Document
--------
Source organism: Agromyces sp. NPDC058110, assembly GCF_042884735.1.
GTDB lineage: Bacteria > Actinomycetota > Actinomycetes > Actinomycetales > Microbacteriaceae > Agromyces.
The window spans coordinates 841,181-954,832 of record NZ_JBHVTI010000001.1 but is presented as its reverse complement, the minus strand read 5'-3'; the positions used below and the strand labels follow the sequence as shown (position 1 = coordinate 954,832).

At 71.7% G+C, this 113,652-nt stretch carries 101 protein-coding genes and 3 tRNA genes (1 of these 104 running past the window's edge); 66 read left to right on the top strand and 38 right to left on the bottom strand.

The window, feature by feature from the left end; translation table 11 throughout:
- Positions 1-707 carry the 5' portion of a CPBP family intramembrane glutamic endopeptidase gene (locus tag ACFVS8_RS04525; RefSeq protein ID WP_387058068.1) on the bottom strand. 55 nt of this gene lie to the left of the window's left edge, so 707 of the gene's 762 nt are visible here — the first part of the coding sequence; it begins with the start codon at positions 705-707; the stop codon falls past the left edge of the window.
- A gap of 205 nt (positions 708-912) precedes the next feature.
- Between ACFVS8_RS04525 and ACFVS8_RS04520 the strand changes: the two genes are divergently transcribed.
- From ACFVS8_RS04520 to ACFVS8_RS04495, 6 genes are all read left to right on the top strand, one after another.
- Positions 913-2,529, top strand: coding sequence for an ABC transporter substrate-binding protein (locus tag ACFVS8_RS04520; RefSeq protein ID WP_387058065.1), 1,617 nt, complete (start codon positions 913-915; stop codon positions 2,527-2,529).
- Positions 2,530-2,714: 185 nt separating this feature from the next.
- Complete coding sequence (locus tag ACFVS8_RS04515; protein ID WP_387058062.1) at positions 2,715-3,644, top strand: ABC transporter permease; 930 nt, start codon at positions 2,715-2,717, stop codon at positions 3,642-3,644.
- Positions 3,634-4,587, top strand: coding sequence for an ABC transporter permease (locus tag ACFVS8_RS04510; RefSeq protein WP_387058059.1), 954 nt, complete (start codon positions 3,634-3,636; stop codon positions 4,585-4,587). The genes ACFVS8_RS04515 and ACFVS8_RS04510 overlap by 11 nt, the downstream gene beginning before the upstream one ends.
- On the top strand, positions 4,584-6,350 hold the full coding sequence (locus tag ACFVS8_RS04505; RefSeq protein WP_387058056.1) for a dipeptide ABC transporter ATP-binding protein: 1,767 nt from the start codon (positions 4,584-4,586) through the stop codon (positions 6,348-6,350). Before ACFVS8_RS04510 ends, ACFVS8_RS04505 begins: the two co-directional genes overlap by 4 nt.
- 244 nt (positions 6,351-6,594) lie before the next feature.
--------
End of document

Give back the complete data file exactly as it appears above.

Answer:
Source organism: Agromyces sp. NPDC058110, assembly GCF_042884735.1.
GTDB lineage: Bacteria > Actinomycetota > Actinomycetes > Actinomycetales > Microbacteriaceae > Agromyces.
The window spans coordinates 841,181-954,832 of record NZ_JBHVTI010000001.1 but is presented as its reverse complement, the minus strand read 5'-3'; the positions used below and the strand labels follow the sequence as shown (position 1 = coordinate 954,832).

At 71.7% G+C, this 113,652-nt stretch carries 101 protein-coding genes and 3 tRNA genes (1 of these 104 running past the window's edge); 66 read left to right on the top strand and 38 right to left on the bottom strand.

The window, feature by feature from the left end; translation table 11 throughout:
- Positions 1-707 carry the 5' portion of a CPBP family intramembrane glutamic endopeptidase gene (locus tag ACFVS8_RS04525; RefSeq protein ID WP_387058068.1) on the bottom strand. 55 nt of this gene lie to the left of the window's left edge, so 707 of the gene's 762 nt are visible here — the first part of the coding sequence; it begins with the start codon at positions 705-707; the stop codon falls past the left edge of the window.
- A gap of 205 nt (positions 708-912) precedes the next feature.
- Between ACFVS8_RS04525 and ACFVS8_RS04520 the strand changes: the two genes are divergently transcribed.
- From ACFVS8_RS04520 to ACFVS8_RS04495, 6 genes are all read left to right on the top strand, one after another.
- Positions 913-2,529, top strand: coding sequence for an ABC transporter substrate-binding protein (locus tag ACFVS8_RS04520; RefSeq protein ID WP_387058065.1), 1,617 nt, complete (start codon positions 913-915; stop codon positions 2,527-2,529).
- Positions 2,530-2,714: 185 nt separating this feature from the next.
- Complete coding sequence (locus tag ACFVS8_RS04515; protein ID WP_387058062.1) at positions 2,715-3,644, top strand: ABC transporter permease; 930 nt, start codon at positions 2,715-2,717, stop codon at positions 3,642-3,644.
- Positions 3,634-4,587, top strand: coding sequence for an ABC transporter permease (locus tag ACFVS8_RS04510; RefSeq protein WP_387058059.1), 954 nt, complete (start codon positions 3,634-3,636; stop codon positions 4,585-4,587). The genes ACFVS8_RS04515 and ACFVS8_RS04510 overlap by 11 nt, the downstream gene beginning before the upstream one ends.
- On the top strand, positions 4,584-6,350 hold the full coding sequence (locus tag ACFVS8_RS04505; RefSeq protein WP_387058056.1) for a dipeptide ABC transporter ATP-binding protein: 1,767 nt from the start codon (positions 4,584-4,586) through the stop codon (positions 6,348-6,350). Before ACFVS8_RS04510 ends, ACFVS8_RS04505 begins: the two co-directional genes overlap by 4 nt.
- 244 nt (positions 6,351-6,594) lie before the next feature.